# Prove that there are infinitely many primes of the form $6n + 5$

I know this is a duplicate but I had no idea what the other solution meant or how to go about approaching this problem. At first glance I thought about using Euclid's theorem that there are infinitely many primes and just doing proof by contradiction but I'm so confused right now. I'm horrible at math and I just want to understand how to approach this problem. I've tried proof by contradiction: Assume that there are only a finite number of primes in the form of $6n+5$. But I'm just completely lost on what to do after this.

The original question: How do you prove that there are infinitely many primes of the form $5 + 6n$?

• Please edit the question to include a link to the answer in the duplicate and explain to use just what you don't understand there. Without that information we would probably just suggest the same argument in an answer here. – Ethan Bolker Mar 1 '18 at 22:08
• My apologies, I just updated the question to include the original solution. – notGoodAtMath Mar 1 '18 at 22:11

## 3 Answers

First note that a prime of the form $6k+5$ is also of the form $6k-1$

Assume , there are only a finite many prime numbers of the form $6k-1$ and multiply them all together. The product must have residue $1$ or $5$ modulo $6$. If the residue is $1$, then subtract $2$. If the residue is $5$, then subtract $6$.

The resulting number is then greater than $1$ and of the form $6k+5$

It is easy to see that the resulting number cannot be divisible by $2$ or $3$, hence it must have prime factors of the form $6k\pm1$. If all prime factors were of the form $6k+1$, the number would be congruent to $1$ modulo $6$, which is not the case.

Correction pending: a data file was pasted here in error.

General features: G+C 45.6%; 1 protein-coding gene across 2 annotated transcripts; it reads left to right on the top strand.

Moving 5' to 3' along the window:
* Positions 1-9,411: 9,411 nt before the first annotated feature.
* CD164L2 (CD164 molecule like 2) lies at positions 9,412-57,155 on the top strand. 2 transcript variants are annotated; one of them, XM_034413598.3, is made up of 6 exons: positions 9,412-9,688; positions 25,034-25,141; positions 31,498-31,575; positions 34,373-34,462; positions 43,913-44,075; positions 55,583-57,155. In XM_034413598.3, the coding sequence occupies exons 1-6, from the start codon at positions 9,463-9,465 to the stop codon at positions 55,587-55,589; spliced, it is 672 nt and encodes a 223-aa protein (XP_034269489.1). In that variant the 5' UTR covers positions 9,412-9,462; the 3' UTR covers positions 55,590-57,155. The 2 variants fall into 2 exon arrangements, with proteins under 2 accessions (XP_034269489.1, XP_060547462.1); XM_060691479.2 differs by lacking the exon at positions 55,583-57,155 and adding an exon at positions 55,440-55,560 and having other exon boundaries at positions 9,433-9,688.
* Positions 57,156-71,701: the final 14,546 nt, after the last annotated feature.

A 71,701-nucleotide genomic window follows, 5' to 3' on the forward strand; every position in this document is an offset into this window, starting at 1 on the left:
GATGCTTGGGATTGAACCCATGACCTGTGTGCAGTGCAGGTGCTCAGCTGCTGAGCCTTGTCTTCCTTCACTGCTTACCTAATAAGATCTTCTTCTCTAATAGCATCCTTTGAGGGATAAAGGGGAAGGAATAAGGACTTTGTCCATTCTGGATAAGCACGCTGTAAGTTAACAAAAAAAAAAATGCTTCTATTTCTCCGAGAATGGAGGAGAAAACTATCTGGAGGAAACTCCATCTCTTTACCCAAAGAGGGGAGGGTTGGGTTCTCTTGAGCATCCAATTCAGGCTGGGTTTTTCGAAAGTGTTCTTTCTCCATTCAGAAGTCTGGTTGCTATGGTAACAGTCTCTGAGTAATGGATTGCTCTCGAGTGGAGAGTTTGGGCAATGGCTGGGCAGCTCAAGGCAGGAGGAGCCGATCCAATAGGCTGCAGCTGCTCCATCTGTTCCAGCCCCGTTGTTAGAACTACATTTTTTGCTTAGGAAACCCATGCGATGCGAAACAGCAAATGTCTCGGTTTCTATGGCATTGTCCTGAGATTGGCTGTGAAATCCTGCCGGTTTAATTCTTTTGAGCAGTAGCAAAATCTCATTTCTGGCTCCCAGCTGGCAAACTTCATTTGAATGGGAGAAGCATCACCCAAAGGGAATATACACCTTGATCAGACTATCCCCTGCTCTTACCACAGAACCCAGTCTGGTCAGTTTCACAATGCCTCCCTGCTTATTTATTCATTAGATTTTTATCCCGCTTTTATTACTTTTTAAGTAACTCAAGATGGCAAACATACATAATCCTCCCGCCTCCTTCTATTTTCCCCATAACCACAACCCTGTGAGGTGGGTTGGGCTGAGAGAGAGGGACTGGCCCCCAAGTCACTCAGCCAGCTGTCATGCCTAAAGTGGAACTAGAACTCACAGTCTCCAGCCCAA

Hence, there must be a prime of the form $6k+5$ dividing the number, but because of the subtraction of $2$ or $6$ it cannot be one of the primes in the product. This gives you the desired contradiction.

• I'm afraid I'll be asking a stupid question, but why is a prime of the form 6k+5 also of the form 6k-1? Is this due to some fundamental theorems I'm missing or am I just overthinking things? – notGoodAtMath Mar 1 '18 at 22:22
• $6k+5=6k+6-1=6(k+1)-1$ – Peter Mar 1 '18 at 22:23

Note that the only primes not of the form $6n\pm 1$ are $2$ and $3$. A number of the form $6n+5$ is not divisible by $2$ or $3$.

Now note that the product $(6n+1)(6m+1)=36nm+6n+6m+1=6(6mn+m+n)+1$, and you can show by induction that any product of integers of the form $6n+1$ has the same form.

Any number of the form $6n+5=6(n+1)-1$ therefore has at least one prime factor of the form $6r+5$.

If you had a finite number of primes $p_i$ of the form $6r+5$ consider $n=4+\prod p_i^2$

You should be able to prove that this is of the form $6m+5$ and is not divisible by any of the $p_i$ (or by $2$ or $3$), but it is divisible by a prime of the form $6k+5$.

The essential step is showing that you can find a number of the form $6m+5$ which is not divisible by any of the $p_i$.

If we cross out from sequence of positive integers all numbers divisible by $$2$$ and all numbers divisible by $$3$$ then all remaining numbers will be in one of two forms:

$$S1(n)=6n+5=5,11,17,...$$ or $$S2(n)=6n+7=7,13,19,....n=0,1,2,3,...$$ So all prime numbers also will be in one of these two forms and ratio of number of primes in the sequence $$S1(n)$$ to number of primes in the sequence $$S2(n)$$ tends to be $$1$$. http://www.planet-source-code.com/vb/scripts/ShowCode.asp?txtCodeId=13752&lngWId=3